Gatewing X100: Vacuum-Cast End-Use Parts Take Flight
3 min read
In order to produce the X100 unmanned aerial vehicle, Gatewing uses a combination of manufacturing processes. For parts that need the extra advantages 3D printing technology can offer, Gatewing comes to Materialise.
The Gatewing X100 unmanned aerial vehicle is the world’s fastest and easiest to use remote sensing solution, enabling users to collect digital images to create aerial photo maps with georeferencing. Thanks to its aerodynamic design, clever body structure, and carefully chosen materials, the X100 is ideal for day-to-day handling and intensive usage in a wide range of weather and environmental conditions.
Cost-effective short-series production
In an industry where technology is rapidly evolving, it is important to be able to adapt quicky and deliver the latest features while still remaining competitive. Gatewing needed a solution for producing parts for its popular X100 unmanned aircraft that would allow it to easily modify designs when needed, without resorting to costly injection molding. An example of this is the craft’s camera ring, which needs to be able to hold the best camera on the market.
3D printing and vacuum casting
The process of creating end-use parts starts with 3D-printed prototypes produced using fused deposition modeling and laser sintering, a step that guarantees that the parts are ideal for the finished product. When the design is finalized, a master copy is then created using stereolithography and put into production with vacuum casting.
This process was undertaken for the camera ring, e-box, body cap, and frame of the X100, while for a small PA cap, both the prototypes and the final product are manufactured with laser sintering.
Where needed, a special electromagnetic resistant coating is also added to the inner side of the parts to give the electronics the extra protection that they deserve.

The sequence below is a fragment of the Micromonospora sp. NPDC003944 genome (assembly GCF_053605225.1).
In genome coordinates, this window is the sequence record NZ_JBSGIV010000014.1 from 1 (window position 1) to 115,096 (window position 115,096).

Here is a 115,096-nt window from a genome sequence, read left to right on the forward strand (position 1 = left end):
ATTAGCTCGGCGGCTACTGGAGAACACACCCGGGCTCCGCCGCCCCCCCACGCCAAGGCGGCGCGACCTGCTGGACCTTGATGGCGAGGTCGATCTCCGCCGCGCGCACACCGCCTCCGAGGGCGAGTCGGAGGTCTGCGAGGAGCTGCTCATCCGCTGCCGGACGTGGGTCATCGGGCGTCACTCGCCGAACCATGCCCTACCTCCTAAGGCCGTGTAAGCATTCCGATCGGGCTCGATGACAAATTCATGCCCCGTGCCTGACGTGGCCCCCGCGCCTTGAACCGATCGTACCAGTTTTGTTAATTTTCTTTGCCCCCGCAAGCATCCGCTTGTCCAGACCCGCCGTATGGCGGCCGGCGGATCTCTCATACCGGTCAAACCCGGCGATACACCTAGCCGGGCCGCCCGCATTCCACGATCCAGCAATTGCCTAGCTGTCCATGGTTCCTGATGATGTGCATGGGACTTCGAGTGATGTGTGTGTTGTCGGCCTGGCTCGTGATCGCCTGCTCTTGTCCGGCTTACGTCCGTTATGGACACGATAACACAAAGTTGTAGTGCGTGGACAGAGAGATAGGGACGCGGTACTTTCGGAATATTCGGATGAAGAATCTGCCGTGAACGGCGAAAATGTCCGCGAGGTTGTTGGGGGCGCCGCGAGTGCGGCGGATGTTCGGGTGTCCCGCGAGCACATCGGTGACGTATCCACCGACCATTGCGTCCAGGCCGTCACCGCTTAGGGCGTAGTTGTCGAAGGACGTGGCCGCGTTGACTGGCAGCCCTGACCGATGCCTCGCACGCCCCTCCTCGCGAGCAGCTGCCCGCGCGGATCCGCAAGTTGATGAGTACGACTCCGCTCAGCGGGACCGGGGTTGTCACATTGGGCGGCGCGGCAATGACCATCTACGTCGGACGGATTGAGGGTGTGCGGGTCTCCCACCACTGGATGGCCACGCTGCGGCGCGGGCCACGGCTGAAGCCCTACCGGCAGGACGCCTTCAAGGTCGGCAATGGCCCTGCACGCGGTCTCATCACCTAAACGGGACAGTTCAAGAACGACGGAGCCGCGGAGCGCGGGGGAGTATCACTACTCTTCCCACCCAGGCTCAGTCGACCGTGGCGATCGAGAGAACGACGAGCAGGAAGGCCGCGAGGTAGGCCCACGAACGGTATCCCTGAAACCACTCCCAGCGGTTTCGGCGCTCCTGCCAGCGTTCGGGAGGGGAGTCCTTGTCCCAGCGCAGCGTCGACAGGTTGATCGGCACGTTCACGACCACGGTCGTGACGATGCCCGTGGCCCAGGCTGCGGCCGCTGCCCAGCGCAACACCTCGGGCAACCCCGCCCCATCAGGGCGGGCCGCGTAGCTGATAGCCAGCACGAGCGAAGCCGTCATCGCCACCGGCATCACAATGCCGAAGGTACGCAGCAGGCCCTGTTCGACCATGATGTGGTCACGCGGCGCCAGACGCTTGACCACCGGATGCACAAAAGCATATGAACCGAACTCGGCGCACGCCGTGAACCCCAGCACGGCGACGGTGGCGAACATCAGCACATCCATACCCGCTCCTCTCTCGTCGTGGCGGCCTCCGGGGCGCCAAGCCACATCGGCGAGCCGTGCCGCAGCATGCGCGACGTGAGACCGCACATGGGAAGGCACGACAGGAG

A low-weight, high-quality frame at an attractive price
Anyone in the aerospace industry knows the incredible importance of weight when designing an aircraft. For the X100, incorporating vacuum casting into the frame (with 3D-printed PA caps ensuring that the material stays out of the carbon tubes involved) means that Gatewing can keep weight to a minimum while still achieving the strength needed.
By manufacturing the camera ring, e-box, and body cap with Materialise, as opposed to using injection molding, Gatewing can seamlessly integrate new technology into their aircraft with little extra effort or cost. The high initial investment involved in injection molding is no longer an issue when additive manufacturing and vacuum casting are used to create a finished part. In the case of the camera ring, if the latest and greatest camera does not fit into the camera ring, the digital design can be adapted to fit around the new lens and be ready for production in time for the next order to be delivered.
Furthermore, as opposed to injection molding where only great volumes bring down the price per part, at Materialise, the low initial investment allows Gatewing to get the best part at the best price whether it is an order for 1 part or 1,000 parts. Combined with the ability to adapt the design as needed, this allows Gatewing to meet the growing demand for their aircraft, integrate the latest technology, and still offer the X100 at an attractive price.
This case study in a few words
Fused deposition modeling
Selective laser sintering
Affordable short-series production